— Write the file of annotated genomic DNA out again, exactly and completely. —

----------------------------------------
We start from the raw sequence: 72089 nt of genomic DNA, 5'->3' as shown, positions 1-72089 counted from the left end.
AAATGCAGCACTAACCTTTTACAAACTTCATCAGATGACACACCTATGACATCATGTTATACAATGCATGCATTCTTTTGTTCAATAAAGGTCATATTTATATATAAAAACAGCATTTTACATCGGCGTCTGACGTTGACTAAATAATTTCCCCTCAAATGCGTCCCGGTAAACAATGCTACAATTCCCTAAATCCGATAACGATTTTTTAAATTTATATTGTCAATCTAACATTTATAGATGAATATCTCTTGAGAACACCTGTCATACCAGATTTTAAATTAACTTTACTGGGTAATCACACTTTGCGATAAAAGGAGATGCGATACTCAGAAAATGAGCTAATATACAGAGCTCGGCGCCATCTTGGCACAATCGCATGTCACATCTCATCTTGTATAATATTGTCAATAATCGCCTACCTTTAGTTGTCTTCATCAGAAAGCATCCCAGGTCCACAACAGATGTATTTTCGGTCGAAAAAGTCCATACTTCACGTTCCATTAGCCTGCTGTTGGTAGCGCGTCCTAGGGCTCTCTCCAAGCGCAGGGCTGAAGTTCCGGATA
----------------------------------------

We start from the raw sequence: 72089 nt of genomic DNA, 5'->3' as shown, positions 1-72089 counted from the left end.
AAATGCAGCACTAACCTTTTACAAACTTCATCAGATGACACACCTATGACATCATGTTATACAATGCATGCATTCTTTTGTTCAATAAAGGTCATATTTATATATAAAAACAGCATTTTACATCGGCGTCTGACGTTGACTAAATAATTTCCCCTCAAATGCGTCCCGGTAAACAATGCTACAATTCCCTAAATCCGATAACGATTTTTTAAATTTATATTGTCAATCTAACATTTATAGATGAATATCTCTTGAGAACACCTGTCATACCAGATTTTAAATTAACTTTACTGGGTAATCACACTTTGCGATAAAAGGAGATGCGATACTCAGAAAATGAGCTAATATACAGAGCTCGGCGCCATCTTGGCACAATCGCATGTCACATCTCATCTTGTATAATATTGTCAATAATCGCCTACCTTTAGTTGTCTTCATCAGAAAGCATCCCAGGTCCACAACAGATGTATTTTCGGTCGAAAAAGTCCATACTTCACGTTCCATTAGCCTGCTGTTGGTAGCGCGTCCTAGGGCTCTCTCCAAGCGCAGGGCTGAAGTTCCGGATA